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'The Proposal' review: Nicely diverse cast, but it's just another trite, backward dating show

Jesse Palmer hosts ABC's "The Proposal."

Jesse Palmer hosts ABC's "The Proposal." Credit: ABC/Byron Cohen

THE SERIES "The Proposal"

WHEN | WHERE Premieres Monday at 10 p.m. on ABC/7

WHAT IT'S ABOUT  A single man or woman hidden behind a screen evaluates 10 potential mates, winnowing their number through various rounds of questions and comments, including a bathing-suit segment, "dealbreaker" queries, and questions by a best friend. The studio audience includes families and friends not averse to holding up signs cheering on their women.

MY SAY Reminiscent of "Who Wants to Marry a Multi-Millionaire?" from the same creator, "The Bachelor's" Mike Fleiss, this variation also recalls the classic "The Dating Game." But "The Proposal" is classic only in that it has little class.

That might be considered a harsh assessment, given the producers' admirably chancy choice of a disabled, albeit buff, bachelor — a Bakersfield, California, police officer whose leg was amputated below the knee following a motorcycle accident — as well as an equally commendable array of contestants. They range in age from 25 to 41, aren't all model-pretty as often found on "The Bachelor," and include black, white and Hispanic women with a variety of jobs from executive assistant to neuropsychologist and a span of body types from va-voom to fuller figures. One of them, 25-year-old Morgan Maxwell, is a "brand ambassador" from Massapequa, who according to her LinkedIn page has worked as a wardrobe assistant for NBC Sports Group and as a marketing manager for the hosiery company Panty Fresh.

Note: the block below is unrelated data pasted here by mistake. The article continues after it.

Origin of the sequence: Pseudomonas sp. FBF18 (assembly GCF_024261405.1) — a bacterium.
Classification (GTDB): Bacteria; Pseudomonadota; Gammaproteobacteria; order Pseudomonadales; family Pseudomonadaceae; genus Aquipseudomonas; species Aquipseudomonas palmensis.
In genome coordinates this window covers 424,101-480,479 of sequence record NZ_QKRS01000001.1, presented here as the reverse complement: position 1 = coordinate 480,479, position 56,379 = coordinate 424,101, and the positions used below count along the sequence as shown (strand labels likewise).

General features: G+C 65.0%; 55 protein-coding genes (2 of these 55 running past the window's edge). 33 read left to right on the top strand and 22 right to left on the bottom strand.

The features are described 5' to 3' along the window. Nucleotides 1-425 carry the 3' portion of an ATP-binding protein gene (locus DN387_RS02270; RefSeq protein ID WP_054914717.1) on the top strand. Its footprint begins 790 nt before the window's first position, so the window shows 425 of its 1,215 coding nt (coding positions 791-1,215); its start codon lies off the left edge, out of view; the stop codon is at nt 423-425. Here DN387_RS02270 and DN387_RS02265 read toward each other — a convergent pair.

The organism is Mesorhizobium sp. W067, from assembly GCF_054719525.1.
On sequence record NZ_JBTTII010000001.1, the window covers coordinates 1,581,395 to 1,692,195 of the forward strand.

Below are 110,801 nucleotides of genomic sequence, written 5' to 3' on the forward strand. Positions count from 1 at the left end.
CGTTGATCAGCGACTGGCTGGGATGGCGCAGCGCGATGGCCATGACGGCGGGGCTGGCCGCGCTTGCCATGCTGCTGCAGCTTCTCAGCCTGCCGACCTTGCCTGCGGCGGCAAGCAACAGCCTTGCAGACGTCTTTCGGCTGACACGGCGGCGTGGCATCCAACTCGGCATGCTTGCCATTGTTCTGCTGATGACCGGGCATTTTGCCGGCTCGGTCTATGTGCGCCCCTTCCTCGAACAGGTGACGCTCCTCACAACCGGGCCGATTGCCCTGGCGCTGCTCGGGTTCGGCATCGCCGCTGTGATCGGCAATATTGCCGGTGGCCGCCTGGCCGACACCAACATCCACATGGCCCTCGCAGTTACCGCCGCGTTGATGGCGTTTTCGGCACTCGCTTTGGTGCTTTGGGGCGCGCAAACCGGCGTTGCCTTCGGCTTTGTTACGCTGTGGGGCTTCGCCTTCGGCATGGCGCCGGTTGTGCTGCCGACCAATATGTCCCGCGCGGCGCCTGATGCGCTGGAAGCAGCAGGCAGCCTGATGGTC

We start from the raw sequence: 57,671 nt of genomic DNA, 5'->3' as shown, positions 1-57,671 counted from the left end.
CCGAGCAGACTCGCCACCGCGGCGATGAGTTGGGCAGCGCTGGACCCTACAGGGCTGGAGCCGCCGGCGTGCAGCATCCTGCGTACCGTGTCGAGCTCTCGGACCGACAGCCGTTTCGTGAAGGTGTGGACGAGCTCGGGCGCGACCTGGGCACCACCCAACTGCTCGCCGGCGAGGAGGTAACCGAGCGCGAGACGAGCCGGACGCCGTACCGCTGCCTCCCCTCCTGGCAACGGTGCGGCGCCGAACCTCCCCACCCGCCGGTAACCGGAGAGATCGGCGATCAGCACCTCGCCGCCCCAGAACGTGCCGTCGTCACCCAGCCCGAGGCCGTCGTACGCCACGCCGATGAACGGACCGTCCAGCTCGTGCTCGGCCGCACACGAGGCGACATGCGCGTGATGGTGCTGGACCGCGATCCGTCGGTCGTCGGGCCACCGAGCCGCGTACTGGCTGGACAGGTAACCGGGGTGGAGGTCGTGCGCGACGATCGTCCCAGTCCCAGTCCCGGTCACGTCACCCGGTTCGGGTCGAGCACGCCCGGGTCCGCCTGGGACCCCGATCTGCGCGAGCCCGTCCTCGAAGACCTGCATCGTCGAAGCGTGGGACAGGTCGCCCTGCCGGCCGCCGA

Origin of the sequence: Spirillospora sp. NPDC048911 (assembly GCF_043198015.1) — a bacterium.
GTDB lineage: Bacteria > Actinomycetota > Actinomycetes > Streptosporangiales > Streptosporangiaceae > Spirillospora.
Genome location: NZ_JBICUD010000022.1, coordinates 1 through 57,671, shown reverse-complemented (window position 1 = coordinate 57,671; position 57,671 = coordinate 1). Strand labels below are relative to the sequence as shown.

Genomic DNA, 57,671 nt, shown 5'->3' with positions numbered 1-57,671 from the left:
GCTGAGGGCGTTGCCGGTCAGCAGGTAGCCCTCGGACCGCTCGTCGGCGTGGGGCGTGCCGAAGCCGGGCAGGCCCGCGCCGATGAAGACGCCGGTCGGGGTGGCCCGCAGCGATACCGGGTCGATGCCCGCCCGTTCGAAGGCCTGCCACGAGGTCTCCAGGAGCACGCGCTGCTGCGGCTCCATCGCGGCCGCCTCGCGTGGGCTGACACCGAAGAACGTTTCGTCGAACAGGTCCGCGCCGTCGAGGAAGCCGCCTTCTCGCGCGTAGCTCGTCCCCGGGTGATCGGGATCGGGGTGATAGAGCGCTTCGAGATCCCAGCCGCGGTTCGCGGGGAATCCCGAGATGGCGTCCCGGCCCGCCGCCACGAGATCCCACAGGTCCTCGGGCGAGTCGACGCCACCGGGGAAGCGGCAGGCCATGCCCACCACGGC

Also commendable is host Jesse Palmer, the sportscaster, former NFL quarterback and season-five star of "The Bachelor" who manages to project sincerity despite the remarkable premise that someone might genuinely propose marriage after a few minutes of Q&A and a meat-market parade — which he wincingly introduces with the phrase "Now they're about to bare their souls and their bodies … !"

The ensuing swimwear competition — which even the Miss America pageant is dropping — is the show's most questionable choice. The seven women who remain after their opening-round remarks strut out in one-piece suits, bikinis or halter-top and short-shorts combos, wearing high heels or wedge sandals, and talk earnestly about their hopes and dreams.

It seems almost satirical — as does much of the narrator's voice-over: "Her grandfather offered to have her eggs frozen. But when it comes to love, she's hoping to land sunny-side up!" "Kelly's favorite color is pink, she's a vegetarian, and her favorite animal is the sloth!" The worst may be an intro that puns on one woman's name: "And Alona is sick of being alone-a!"

BOTTOM LINE "Married at First Sight" has already broken reality-show ground on perfect strangers marrying, and "The Bachelor" / "The Bachelorette" on proposals after just a few weeks of acquaintanceship. So Palmer's claim that "What you're about to see has never been attempted before on television" rings a little hollow — as do all the participants' insistence that true love is at stake on this nicely diverse but otherwise vapid and regressive show.

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